- Oct 18, 2009
the drivers: ortho SFI 120 ohm
the foster home: AKG K240 Sextett LP
Let's start with the disassembly...
1. Here's the shiny not-so-new Sextett that I purchased without drivers
2. Use a thin hobby knife to peel off the badge. The badge is a thin metal piece, so be careful not to bend it. There may be some glue residue beneath which obscures the screw. That's ok, just use your knife or a screwdriver and gently scrape away until you can see the screw. Actually, don't even remove it all; just take out enough that you can reach the screw and turn it, the remaining residue will hold the screw partially in place so you won't lose it. You know what they say about little screws...
3. Lift out the cap and screw to reveal... another screw! I think there's a joke here about a screw that screws into another screw in the Sextett, but let's be adult about this. Take this one out too and the cup will come loose. The headband elastics also attach at this point; note the slight ridge on the headband end. When you reattach the headband, make sure the elastics are resting on the ridge and not the screw. Nothing worse than having something snapping your ridge.
4. Disassembled picture; if you look closely you can see that those are not original elastics. They are hair ties that were overachievers, so they were cut short and knotted to put them in their place. You can hide the knot inside the cap during reassembly to hide your dirty dirty deed.
5. Lift out the rear cup and you'll see the mounting bracket (the thing with four holes), which is attached to a ring gimbal, which is attached to the front baffle. This neat assembly is what gives the cups their seemingly circular range of motion. The two side holes fit into the mounting tabs on the rear cup for stability, the bottom hole is where the wires go through. The centre hole is from the screw, where the screwing happens obviously
6. Using a knife or fingernail, pry off the outer ring. I found that there was a small notch on one side which made it easier to get my finger in. Wiggle gently.
7. Gently pop off the bracket. It will be easier to bend the ring gimbal than the bracket as the gimbal is softer. Be careful not to squeeze too hard though; this is a delicate thing after all. There's a lot of deteriorated crud inside. This is what happens when you don't clean your sextett regularly
8. You can also pull off the front grill. Either pry up the edges from the front, or gently push down the middle from the back. I said gently! If things bend rather than push through, you may need to rethink your exit strategy.
9. Here are the naked diffusers that give the Sextett its name. Sometimes they come in different colours. Please resist the urge to poke them. I know it's exciting when there are three pairs in front of you, but do control yourself. You'll get a chance to open things up for them later.
10&11. More shots of the crud. You really should remove this as it's just going to disintigrate
12. Here's the gimbal assembly with all the crud removed. Note the inner 35mm diameter wall, this is where the driver normally goes. Since the driver I want to use is 40mm, it cannot be mounted here. I decided here to mill out the 35mm wall, then opted to mount the driver into the ring gimbal which I figured would be easier than trying to glue it down to the baffle.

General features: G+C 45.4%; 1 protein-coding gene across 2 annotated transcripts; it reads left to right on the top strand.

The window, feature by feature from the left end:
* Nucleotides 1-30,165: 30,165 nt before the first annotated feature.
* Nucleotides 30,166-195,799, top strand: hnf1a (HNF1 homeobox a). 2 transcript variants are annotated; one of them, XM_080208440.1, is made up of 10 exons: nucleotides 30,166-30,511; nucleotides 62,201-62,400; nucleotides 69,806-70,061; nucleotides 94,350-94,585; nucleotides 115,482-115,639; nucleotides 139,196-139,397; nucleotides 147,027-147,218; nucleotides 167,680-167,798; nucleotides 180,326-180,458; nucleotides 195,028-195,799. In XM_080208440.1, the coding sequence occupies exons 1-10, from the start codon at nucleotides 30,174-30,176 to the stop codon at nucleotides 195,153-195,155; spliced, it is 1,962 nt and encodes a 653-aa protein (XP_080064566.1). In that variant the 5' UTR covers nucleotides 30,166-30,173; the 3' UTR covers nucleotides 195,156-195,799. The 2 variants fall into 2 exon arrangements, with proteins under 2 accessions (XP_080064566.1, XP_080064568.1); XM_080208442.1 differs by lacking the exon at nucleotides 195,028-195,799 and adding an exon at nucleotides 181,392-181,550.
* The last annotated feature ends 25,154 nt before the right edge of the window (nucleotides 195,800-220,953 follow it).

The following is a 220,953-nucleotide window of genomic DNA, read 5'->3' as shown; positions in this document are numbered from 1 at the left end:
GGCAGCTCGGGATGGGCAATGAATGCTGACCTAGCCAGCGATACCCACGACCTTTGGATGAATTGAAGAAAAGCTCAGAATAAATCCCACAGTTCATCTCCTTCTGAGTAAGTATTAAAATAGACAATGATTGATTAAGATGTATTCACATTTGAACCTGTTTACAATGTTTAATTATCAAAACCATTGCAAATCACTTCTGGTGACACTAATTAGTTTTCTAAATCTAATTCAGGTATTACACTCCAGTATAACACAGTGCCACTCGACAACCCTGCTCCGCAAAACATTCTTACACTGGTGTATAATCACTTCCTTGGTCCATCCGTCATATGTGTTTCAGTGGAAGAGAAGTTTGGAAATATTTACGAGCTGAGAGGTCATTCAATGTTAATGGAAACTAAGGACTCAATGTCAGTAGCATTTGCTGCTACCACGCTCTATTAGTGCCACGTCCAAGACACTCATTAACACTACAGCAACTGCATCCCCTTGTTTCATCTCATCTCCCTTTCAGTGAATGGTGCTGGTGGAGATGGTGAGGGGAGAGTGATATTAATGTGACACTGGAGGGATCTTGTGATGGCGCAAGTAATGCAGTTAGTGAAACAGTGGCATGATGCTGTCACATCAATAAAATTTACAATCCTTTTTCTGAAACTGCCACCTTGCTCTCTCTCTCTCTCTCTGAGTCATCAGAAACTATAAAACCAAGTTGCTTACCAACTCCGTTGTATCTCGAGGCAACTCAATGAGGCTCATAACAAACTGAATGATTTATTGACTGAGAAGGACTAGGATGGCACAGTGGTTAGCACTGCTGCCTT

13. A bit later with a dremel and voila, all reamed out and noticeably wider and a little rough around the edges
14. Here's the SFI driver sitting on top of the gimbal. There is maybe 1mm is clearance here. I considered cutting out small slots in the ring gimbal so the leads could settle deeper and let the driver sit deeper in the ring, but I was not comfortable weakening the ring.
15. Here's the front baffle all by its lonesome because that hussy gimbal ran off and filled its hole with a big SFI.
16. But it turns out that the gimbal is a little too loose of a fit for the SFI, so a thin layer of hot glue is applied. Drop down a very small bead then use the hot nozzle to wipe a thin flat layer around the inner edge
17. But make sure to rough up that inner surface with some sandpaper or a dremel first, otherwise the glue layer slips right out. Oops. We wouldn't want any accidents now.
18&19. Then slide that baby in. You might have to push a little harder since the fit is much tighter now. As always, be gentle. If you break it, you don't get a second chance.
20. Depending how comfortable you are with bending the gimbal mount tabs on the front baffle, it may be easier to mount the gimbal first, then the driver later. If the driver is mounted first, the gimbal becomes inflexible and is very difficult to snap into the front baffle. After that, reattach the bracket. This is also going to be an extremely tight fit, and I had to dremel the mounting pegs a little shorter and also use a pair of pliers to squeeze everything down so I could reattach it. You will lose the one axis of freedom here because the driver presses up against the bracket so it cannot rotate freely. If one were to mount the driver deeper in the gimbal, I'm sure we could regain that freedom, but as I mentioned before this will require some very careful drilling of the gimbal. If I were to attempt this project a second time I would probably do so, but right now it's all attached and I would really rather not attempt to disassemble it at this point.
21. There is a tiny bit of clearance between the bracket and rear of the driver. This isn't ideal, but at least there's some breathing room. I plan on putting some micropore tape or perhaps sticker felt on the underside of the bracket just to absorb some of the rear projection from the driver.
[more to come]